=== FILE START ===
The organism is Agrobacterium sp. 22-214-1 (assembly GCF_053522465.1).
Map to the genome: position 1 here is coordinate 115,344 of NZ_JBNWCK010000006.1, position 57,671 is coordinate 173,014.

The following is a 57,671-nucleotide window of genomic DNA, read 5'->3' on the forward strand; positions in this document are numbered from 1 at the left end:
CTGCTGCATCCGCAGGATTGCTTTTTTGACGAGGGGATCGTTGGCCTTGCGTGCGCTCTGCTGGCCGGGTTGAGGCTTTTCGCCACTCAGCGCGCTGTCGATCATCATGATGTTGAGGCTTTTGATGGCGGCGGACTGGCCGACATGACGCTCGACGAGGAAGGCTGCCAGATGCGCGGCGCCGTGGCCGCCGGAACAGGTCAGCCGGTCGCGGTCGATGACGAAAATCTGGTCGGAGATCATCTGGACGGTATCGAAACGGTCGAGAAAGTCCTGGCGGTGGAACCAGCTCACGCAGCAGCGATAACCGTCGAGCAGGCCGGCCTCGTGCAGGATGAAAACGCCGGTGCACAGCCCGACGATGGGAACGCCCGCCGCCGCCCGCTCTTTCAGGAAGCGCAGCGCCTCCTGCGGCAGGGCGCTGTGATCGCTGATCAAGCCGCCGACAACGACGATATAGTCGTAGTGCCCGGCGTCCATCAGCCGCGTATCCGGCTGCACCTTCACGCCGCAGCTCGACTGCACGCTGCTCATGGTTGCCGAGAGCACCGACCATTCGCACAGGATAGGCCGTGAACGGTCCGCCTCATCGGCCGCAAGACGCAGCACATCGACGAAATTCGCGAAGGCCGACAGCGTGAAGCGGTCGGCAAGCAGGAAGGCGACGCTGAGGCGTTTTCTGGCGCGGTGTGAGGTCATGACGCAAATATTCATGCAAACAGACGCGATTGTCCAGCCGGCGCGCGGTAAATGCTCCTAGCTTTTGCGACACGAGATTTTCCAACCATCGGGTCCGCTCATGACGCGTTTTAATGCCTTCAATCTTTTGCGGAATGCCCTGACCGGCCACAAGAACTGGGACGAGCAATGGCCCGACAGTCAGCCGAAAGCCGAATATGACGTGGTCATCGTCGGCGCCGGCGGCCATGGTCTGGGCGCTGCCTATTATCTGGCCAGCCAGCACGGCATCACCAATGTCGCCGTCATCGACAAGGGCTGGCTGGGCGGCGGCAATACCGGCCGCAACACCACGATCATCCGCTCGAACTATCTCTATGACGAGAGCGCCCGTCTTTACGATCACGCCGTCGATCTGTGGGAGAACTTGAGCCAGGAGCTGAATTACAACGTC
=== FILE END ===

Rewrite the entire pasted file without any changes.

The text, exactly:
The organism is Agrobacterium sp. 22-214-1 (assembly GCF_053522465.1).
Map to the genome: position 1 here is coordinate 115,344 of NZ_JBNWCK010000006.1, position 57,671 is coordinate 173,014.

The following is a 57,671-nucleotide window of genomic DNA, read 5'->3' on the forward strand; positions in this document are numbered from 1 at the left end:
CTGCTGCATCCGCAGGATTGCTTTTTTGACGAGGGGATCGTTGGCCTTGCGTGCGCTCTGCTGGCCGGGTTGAGGCTTTTCGCCACTCAGCGCGCTGTCGATCATCATGATGTTGAGGCTTTTGATGGCGGCGGACTGGCCGACATGACGCTCGACGAGGAAGGCTGCCAGATGCGCGGCGCCGTGGCCGCCGGAACAGGTCAGCCGGTCGCGGTCGATGACGAAAATCTGGTCGGAGATCATCTGGACGGTATCGAAACGGTCGAGAAAGTCCTGGCGGTGGAACCAGCTCACGCAGCAGCGATAACCGTCGAGCAGGCCGGCCTCGTGCAGGATGAAAACGCCGGTGCACAGCCCGACGATGGGAACGCCCGCCGCCGCCCGCTCTTTCAGGAAGCGCAGCGCCTCCTGCGGCAGGGCGCTGTGATCGCTGATCAAGCCGCCGACAACGACGATATAGTCGTAGTGCCCGGCGTCCATCAGCCGCGTATCCGGCTGCACCTTCACGCCGCAGCTCGACTGCACGCTGCTCATGGTTGCCGAGAGCACCGACCATTCGCACAGGATAGGCCGTGAACGGTCCGCCTCATCGGCCGCAAGACGCAGCACATCGACGAAATTCGCGAAGGCCGACAGCGTGAAGCGGTCGGCAAGCAGGAAGGCGACGCTGAGGCGTTTTCTGGCGCGGTGTGAGGTCATGACGCAAATATTCATGCAAACAGACGCGATTGTCCAGCCGGCGCGCGGTAAATGCTCCTAGCTTTTGCGACACGAGATTTTCCAACCATCGGGTCCGCTCATGACGCGTTTTAATGCCTTCAATCTTTTGCGGAATGCCCTGACCGGCCACAAGAACTGGGACGAGCAATGGCCCGACAGTCAGCCGAAAGCCGAATATGACGTGGTCATCGTCGGCGCCGGCGGCCATGGTCTGGGCGCTGCCTATTATCTGGCCAGCCAGCACGGCATCACCAATGTCGCCGTCATCGACAAGGGCTGGCTGGGCGGCGGCAATACCGGCCGCAACACCACGATCATCCGCTCGAACTATCTCTATGACGAGAGCGCCCGTCTTTACGATCACGCCGTCGATCTGTGGGAGAACTTGAGCCAGGAGCTGAATTACAACGTC